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Request for information concerning increase in number of cochlear implants

Legislation display text:
Official Information Act 1982, s 9(2)(f)(iv)
Minister of Health
Peter Boshier
Case number(s):
Issue date:

Section 9(2)(f)(iv) OIA applied to costing information and detailed analysis regarding unsuccessful Budget 2020 bid which had been resubmitted for consideration through the 2021 Budget process – small amount of high level information about the existence of the failed bid and the reasons it was unsuccessful was not protected – strong public interest in release of that information for reasons of transparency and accountability


In October 2020, a Member of Parliament (MP) requested ‘all original information in 2020 around an increase in the number of cochlear implants’.  The Associate Minister of Health released certain documents but withheld information under section 9(2)(f)(iv) of the Official Information Act 1982 (OIA) to maintain the constitutional convention which protects the confidentiality of advice tendered by Ministers of the Crown and officials. Following a change in portfolios, the Minister of Health (the Minister) adopted the Associate Minister’s decision.

The MP complained to the Chief Ombudsman that the information met the test for disclosure under the OIA. The MP considered there was a public interest in release given that hundreds of people were on waiting lists for cochlear implants and there had been an October 2020 election Labour Party manifesto commitment to increase the number of cochlear implants if re-elected.


Section 9(2)(f)(iv)

Successive Ombudsmen have accepted that the general constitutional convention which protects the confidentiality of advice tendered by Ministers and officials is heightened during Budget preparation; and information relating to unsuccessful initiatives when resubmitted in the next Budget may require ongoing protection until the advice has been considered. However, this principle is not absolute.

Each case must be considered on its own merits. This requires that Ombudsmen take a very good look at the actual information at issue and what harm would result from its release. This will often include an examination of what information is already public.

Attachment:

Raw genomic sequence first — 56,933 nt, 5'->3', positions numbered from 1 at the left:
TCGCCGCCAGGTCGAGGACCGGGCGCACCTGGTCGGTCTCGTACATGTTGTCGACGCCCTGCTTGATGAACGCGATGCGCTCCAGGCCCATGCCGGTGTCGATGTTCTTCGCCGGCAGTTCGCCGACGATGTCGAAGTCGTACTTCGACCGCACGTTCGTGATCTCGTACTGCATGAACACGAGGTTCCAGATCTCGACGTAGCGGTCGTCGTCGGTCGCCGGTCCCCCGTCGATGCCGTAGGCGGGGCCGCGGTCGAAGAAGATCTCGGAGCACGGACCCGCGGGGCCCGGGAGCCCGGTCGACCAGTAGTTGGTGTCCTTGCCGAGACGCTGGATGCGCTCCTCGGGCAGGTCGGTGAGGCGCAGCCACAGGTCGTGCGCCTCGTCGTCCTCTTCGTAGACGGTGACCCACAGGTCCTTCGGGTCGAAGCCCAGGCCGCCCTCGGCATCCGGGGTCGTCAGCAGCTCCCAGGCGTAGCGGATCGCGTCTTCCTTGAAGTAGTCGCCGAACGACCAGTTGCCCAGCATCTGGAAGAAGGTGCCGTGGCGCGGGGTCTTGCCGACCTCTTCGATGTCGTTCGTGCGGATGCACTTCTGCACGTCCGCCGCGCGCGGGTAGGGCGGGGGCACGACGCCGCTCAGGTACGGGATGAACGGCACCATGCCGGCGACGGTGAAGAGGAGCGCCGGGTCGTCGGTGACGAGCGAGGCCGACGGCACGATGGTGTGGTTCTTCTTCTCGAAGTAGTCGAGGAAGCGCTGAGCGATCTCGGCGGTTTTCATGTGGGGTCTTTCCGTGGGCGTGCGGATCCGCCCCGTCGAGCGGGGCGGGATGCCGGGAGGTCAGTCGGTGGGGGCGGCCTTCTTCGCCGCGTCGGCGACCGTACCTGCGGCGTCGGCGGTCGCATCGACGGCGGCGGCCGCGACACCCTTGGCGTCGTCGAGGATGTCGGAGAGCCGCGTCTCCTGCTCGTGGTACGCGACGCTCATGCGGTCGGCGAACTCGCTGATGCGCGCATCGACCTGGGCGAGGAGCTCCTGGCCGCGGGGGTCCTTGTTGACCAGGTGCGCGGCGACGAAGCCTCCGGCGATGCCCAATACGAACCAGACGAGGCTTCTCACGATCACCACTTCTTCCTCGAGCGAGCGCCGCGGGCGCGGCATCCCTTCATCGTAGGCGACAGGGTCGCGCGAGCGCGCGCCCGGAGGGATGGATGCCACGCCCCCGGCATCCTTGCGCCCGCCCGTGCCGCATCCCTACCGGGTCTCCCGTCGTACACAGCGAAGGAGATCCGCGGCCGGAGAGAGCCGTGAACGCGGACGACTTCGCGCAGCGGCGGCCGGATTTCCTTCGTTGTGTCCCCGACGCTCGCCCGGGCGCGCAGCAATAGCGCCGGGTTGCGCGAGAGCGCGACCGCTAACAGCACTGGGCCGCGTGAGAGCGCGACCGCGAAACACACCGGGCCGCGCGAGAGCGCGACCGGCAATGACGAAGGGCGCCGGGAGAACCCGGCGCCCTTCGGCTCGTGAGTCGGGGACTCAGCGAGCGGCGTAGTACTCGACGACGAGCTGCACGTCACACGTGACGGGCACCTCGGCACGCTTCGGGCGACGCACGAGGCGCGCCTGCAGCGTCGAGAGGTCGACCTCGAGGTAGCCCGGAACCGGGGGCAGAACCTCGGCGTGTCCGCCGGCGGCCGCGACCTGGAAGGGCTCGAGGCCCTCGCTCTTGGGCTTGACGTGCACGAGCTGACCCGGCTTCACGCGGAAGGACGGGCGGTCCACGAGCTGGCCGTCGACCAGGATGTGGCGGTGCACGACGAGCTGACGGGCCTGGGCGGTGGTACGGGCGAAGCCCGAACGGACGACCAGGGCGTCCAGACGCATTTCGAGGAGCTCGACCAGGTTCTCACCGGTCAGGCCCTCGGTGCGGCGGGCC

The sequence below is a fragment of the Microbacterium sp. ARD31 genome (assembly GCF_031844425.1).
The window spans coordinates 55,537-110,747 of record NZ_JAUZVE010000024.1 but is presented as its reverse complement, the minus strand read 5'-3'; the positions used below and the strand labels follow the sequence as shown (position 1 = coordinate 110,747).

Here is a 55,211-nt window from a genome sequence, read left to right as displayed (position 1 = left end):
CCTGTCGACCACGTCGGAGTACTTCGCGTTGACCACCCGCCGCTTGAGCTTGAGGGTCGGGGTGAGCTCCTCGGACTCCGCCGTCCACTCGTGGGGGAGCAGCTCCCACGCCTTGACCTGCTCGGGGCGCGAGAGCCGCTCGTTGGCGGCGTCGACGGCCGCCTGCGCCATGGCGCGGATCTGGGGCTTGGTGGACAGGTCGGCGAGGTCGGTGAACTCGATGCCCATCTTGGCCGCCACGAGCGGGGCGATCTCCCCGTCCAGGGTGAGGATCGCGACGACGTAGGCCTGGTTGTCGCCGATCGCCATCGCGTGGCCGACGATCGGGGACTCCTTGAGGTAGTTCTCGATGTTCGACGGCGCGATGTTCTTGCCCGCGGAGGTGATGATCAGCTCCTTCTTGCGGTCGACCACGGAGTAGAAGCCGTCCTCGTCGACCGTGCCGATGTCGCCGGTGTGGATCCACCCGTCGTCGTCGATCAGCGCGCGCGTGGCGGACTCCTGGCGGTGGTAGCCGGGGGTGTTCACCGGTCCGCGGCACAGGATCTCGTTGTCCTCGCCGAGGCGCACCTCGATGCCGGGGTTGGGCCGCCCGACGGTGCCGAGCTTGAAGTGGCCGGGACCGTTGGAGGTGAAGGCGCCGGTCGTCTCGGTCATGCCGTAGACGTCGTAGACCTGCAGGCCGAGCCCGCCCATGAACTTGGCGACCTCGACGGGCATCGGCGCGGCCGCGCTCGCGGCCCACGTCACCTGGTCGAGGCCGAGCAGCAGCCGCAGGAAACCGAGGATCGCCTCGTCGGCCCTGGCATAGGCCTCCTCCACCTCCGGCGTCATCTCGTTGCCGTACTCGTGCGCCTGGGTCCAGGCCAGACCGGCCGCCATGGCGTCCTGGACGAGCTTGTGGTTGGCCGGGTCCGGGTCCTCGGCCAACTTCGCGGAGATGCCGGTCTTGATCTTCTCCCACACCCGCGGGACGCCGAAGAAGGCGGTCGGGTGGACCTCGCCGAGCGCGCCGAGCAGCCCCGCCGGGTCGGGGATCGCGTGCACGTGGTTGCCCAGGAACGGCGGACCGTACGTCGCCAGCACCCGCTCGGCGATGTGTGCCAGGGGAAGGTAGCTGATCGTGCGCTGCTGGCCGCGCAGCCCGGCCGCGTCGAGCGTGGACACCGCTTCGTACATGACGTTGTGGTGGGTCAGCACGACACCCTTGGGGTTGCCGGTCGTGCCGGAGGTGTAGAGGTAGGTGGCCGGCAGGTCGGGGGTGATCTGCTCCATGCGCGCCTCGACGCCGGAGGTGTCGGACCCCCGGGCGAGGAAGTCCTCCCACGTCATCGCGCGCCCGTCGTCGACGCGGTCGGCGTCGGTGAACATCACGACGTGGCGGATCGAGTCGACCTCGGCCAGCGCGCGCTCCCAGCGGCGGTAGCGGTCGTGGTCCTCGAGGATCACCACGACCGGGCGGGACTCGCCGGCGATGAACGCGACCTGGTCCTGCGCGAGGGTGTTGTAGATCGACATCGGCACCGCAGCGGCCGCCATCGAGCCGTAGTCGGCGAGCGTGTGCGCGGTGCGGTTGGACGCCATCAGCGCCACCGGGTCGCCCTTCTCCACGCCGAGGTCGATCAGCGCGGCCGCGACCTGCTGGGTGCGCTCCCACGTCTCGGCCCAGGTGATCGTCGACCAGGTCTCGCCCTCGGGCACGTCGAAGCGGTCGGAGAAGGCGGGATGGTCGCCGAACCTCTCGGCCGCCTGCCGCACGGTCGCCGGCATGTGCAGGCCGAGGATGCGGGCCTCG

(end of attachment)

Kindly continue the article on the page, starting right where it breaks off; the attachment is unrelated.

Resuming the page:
In this case, the Ombudsman was satisfied that the Minister had good reason to withhold costing information and detailed analysis about an unsuccessful Budget bid concerning cochlear implants as part of the 2020 Budget process. The proposal had been resubmitted for consideration through the 2021 Budget process. At the time of the OIA request in October 2020, that information was under active consideration and release would have undermined the orderly and effective preparation of Budget 2021. The Ombudsman did not identify a public interest in disclosure of that information that outweighed the interest in withholding.

However, there was a small amount of information where the Ombudsman was not persuaded that its disclosure would result in harm to the protected interest. This was simply because it reflected information that the Associate Minister had made publicly available in November 2020. The Ombudsman considered that the released information signposted the existence of the unsuccessful 2020 Budget bid and anyone perusing Budget 2020 would see that the bid was unsuccessful.[1]

In any event, the lack of increased funding for adult cochlear implants in Budget 2020 was well-publicised by stakeholders. The Ombudsman did not see that releasing information that simply confirmed this, and provided some limited reasoning for the rejection, would have prejudiced the Government’s ability to consider and make decisions on advice that was under consideration for Budget 2021.

Even if he was to accept that section 9(2)(f)(iv) applied to this level of information, the Ombudsman considered there to be a stronger public interest in favour of release. That the proposal was unsuccessful in 2020 was a factor in favour of release. The fact that the deferral was due to the effect of COVID-19 also warranted transparency. Furthermore, the number of adults waiting for a cochlear implant at the time of the request had reportedly reached crisis point. In a September 2020 press release, both the Southern and Northern Cochlear Implant Programmes said the situation was critical, stating:

The current lack of access means New Zealand is now in breach of its obligations under the UN Convention on the Rights of Persons with Disabilities (Article 25).


The May 2021 Budget provided for an extra $28 million for cochlear implant programmes over four years. The Minister decided to release the high-level information discussed above, along with other information that related to an announcement he had made in February 2021 regarding additional adult cochlear implants.

The Chief Ombudsman finalised his opinion that the Minister had good reason at the time under section 9(2)(f)(iv) of the OIA to withhold most, but not all, of the information relating to the unsuccessful 2020 Budget bid.

This case note is published under the authority of the Ombudsmen Rules 1989. It sets out an Ombudsman’s view on the facts of a particular case. It should not be taken as establishing any legal precedent that would bind an Ombudsman in future.


[1]     For example, the Associate Minister had released an email, the subject of which was ‘Original Budget Bid list attached’. The content of the email stated ‘This is the list pre COVID-19 changes to process’. An attachment to the email was titled ‘Minister Salesa Portfolio Health Budget 20 bids’.  


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